‘Dear Brother,’ the unpublished letters of Charles Cadogan, part 10: In Paris during the French Revolution, and the Nootka Sound Crisis (Paris 1790)

Cadogan’s last letter finds him back at the centre of Events. Less than a year after the Storming of the Bastille, Cadogan is in Paris during the Nootka Sound Crisis, when Britain was on the verge of war with Spain and France. At that time, Spain administered a trading post in Canada, at Nootka Sound in British Columbia. The Spanish Governor had seized British ships trading there, and both countries put their fleets to sea, though fortunately they never met. In April 1790 the Spanish asked the French to honour the Franco-Spanish ‘Family Compact’, and declare war with them against Britain. Cadogan is present at the first debate in the revolutionary National Assembly on May 15th. He is unbothered by the thought of war with France and Spain, but, behind the scenes, the Prime Minister William Pitt was very bothered, and he worked furiously to influence the National Assembly’s decision. In October, Cadogan’s friend and host in Copenhagen, Hugh Elliot, was sent in secret to Paris, to see the Comte de Mirabeau, leader of the conservatives in the Assembly who were still driving the Revolution at that point. Elliot knew Mirabeau well from their days at military academy together. That month, Mirabeau successfully persuaded the Assembly that the Nootka Crisis wasn’t strictly a war yet, and it was wiser to leave it that way, for which he was later accused of treason.

Mr Bulkely, and Tom Hodges and his wife are a mystery. If they ring a bell with anyone I’d love to know. I don’t know if the brothers’ aunt Lady Montfort was also in Paris at the time, or if Cadogan’s being funny; Lord Montfort was eccentric, extravagant – he kept a menagerie – and completely broke, and his wife might conceivably have moved to France to save money, as many did.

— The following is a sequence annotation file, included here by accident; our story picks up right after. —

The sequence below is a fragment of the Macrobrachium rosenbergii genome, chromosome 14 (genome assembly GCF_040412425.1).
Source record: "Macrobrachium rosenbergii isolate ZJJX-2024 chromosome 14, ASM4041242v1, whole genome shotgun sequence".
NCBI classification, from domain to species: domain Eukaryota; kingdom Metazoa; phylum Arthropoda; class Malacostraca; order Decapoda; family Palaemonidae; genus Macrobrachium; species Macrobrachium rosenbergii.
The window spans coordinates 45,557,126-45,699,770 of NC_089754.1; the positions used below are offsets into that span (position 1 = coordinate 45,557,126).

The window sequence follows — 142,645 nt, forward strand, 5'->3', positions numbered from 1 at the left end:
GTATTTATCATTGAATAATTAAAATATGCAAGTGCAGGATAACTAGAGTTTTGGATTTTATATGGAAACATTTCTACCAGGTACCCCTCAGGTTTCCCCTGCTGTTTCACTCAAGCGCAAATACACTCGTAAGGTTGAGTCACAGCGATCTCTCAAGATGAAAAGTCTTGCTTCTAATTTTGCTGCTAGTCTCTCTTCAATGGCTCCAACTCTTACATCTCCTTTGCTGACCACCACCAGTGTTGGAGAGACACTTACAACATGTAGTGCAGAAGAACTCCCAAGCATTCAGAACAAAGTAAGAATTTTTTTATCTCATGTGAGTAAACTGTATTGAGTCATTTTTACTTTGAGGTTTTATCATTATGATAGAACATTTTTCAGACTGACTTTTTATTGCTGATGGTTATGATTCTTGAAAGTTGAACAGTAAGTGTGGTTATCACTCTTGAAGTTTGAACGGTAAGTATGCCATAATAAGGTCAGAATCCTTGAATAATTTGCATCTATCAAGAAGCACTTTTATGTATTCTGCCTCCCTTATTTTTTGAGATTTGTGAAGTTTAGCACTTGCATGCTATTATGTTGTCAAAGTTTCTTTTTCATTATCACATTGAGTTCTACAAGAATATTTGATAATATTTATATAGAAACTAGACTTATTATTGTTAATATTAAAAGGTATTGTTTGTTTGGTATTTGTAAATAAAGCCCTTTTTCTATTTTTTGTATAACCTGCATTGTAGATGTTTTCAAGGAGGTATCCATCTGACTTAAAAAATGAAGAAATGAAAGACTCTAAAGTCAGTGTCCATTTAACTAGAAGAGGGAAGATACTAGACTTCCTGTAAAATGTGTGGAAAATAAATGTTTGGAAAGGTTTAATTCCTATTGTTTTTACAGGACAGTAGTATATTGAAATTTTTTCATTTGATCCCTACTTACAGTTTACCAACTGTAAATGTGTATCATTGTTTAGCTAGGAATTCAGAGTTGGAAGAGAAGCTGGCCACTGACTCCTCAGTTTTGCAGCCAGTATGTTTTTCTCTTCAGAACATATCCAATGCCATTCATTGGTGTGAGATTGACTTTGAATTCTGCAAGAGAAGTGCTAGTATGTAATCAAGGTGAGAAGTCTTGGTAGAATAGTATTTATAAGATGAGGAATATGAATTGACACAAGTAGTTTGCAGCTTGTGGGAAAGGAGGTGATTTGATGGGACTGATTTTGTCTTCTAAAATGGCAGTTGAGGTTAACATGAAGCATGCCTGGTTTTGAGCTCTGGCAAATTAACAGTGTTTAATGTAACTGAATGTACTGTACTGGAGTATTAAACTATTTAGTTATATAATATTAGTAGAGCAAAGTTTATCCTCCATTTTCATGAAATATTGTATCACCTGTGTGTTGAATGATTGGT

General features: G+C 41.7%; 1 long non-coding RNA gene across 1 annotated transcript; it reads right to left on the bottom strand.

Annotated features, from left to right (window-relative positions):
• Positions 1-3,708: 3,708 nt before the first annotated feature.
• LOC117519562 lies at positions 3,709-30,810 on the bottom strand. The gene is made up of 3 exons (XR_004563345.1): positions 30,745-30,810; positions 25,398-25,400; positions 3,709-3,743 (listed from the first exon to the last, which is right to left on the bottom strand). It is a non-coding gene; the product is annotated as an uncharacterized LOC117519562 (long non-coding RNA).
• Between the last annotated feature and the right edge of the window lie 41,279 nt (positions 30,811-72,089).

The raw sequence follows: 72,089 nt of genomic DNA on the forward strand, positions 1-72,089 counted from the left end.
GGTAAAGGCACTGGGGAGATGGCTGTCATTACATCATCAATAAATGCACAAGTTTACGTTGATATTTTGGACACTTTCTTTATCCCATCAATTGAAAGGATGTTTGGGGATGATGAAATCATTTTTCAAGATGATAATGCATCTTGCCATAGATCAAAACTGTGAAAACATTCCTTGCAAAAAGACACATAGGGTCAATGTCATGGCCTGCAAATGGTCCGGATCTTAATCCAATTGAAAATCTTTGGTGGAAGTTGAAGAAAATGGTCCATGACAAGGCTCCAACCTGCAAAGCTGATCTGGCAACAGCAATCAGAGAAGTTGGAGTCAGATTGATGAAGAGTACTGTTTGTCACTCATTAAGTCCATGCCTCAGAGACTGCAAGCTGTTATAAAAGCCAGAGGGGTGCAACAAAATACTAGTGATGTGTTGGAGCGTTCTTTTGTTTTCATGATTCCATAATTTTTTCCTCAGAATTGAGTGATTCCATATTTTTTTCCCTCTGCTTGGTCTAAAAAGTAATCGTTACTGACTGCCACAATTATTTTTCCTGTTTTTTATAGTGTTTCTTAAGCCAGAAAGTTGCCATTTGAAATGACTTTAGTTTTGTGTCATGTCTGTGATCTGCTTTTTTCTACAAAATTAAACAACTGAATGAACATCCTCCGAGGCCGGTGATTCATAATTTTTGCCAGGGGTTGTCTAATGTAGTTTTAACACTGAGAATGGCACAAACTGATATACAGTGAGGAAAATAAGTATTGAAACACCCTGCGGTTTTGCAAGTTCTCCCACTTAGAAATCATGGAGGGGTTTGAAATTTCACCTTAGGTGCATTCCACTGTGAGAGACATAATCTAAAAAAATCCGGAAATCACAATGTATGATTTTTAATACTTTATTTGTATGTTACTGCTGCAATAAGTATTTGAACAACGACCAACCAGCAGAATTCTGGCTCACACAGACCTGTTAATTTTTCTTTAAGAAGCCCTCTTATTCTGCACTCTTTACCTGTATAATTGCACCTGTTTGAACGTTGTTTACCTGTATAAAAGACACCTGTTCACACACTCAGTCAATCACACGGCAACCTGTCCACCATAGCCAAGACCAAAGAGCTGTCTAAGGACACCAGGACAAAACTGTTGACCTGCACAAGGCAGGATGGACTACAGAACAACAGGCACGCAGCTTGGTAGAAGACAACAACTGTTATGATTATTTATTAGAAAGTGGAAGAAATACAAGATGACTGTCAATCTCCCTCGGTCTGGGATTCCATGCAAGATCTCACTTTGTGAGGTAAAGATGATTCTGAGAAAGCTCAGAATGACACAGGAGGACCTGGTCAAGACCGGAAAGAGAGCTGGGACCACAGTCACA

I’m not sure about ‘Lestoffe.’ I wonder if it’s Lowestoft, written-as-said. Henry Cadogan must’ve asked his brother to bring back a dictionary. Pronounced ‘dick-snary’ in those days.

Paris May 15 1790

Dear Brother,

I am favored with two Letters from you here wherein you desire me to enquire after Mr Bulkely, whose Father it seems is an intimate friend of your’s. I have been here near a Month, shall leave it in a few Days, and have been able to set Eyes upon him but once since I’ve been here. He lives where you told me when in town, but he is hardly ever here. He is almost allways at a Campagne about four leagues off, hors de la Porte St Antoine, this is all I can tell you of him, and as I know nothing ill of him, take the Christianlike and Charitable side of the Question, by supposing he goes on well.

I never got the Letter you wrote me to Bordeaux, but hope you’ll give me a good Account of the safe arrival of yours, as well as my Lord’s Hogshead of Claret in your answer to this. Pray don’t forget this, and direct to me at the Hague. I shall be there the latter end of July. Where is Lestoffe? Pray tell me. I hope and trust if you go there, that you’ll continue to be back at Reading the latter end of August. You owe me I think this, after an Absence of above seven Years.

That good Natured Caricature Tom Hodges is here. I dine frequently with him, though I see more of his wife than I do of Lady Montfort. His Lordship can I suppose twirl his Thumbs, and squeak as loud as ever. I have been twice at the National Assembly. This day the great Question came on relative to joining the Spaniards in war against us. I’ve managed in the Course of my travels to learn that we are a Match for them all, and there is no Country like old England – forever!

My Love to Mrs Cadogan. Let me find a Letter from you at the Hague and believe me dear Brother most affectionately your’s

CH Cadogan

P.S. No Dictionary!

Ho! Ha! Hae! as if you wanted one!

(Parliamentary Archive CAD/4/29)

This letter is the last time we hear Charles Cadogan’s own voice in the sources. After these letters to William, he falls silent again except as an object of record. Next week I’ll look at two of the final documents of Cadogan’s life, the Commission of Lunacy report on his health and property in 1799, and Cadogan’s Will proved at his death in 1833, but written fifty years earlier in April 1783 before he set out on his travels.

1600px-Serment_du_Jeu_de_Paume_-_Jacques-Louis_David

Jacques-Louis David The Tennis Court Oath 1789 (establishing the National Assembly) Musée Carnavalet, Paris (c) Reunion des musées nationaux

 

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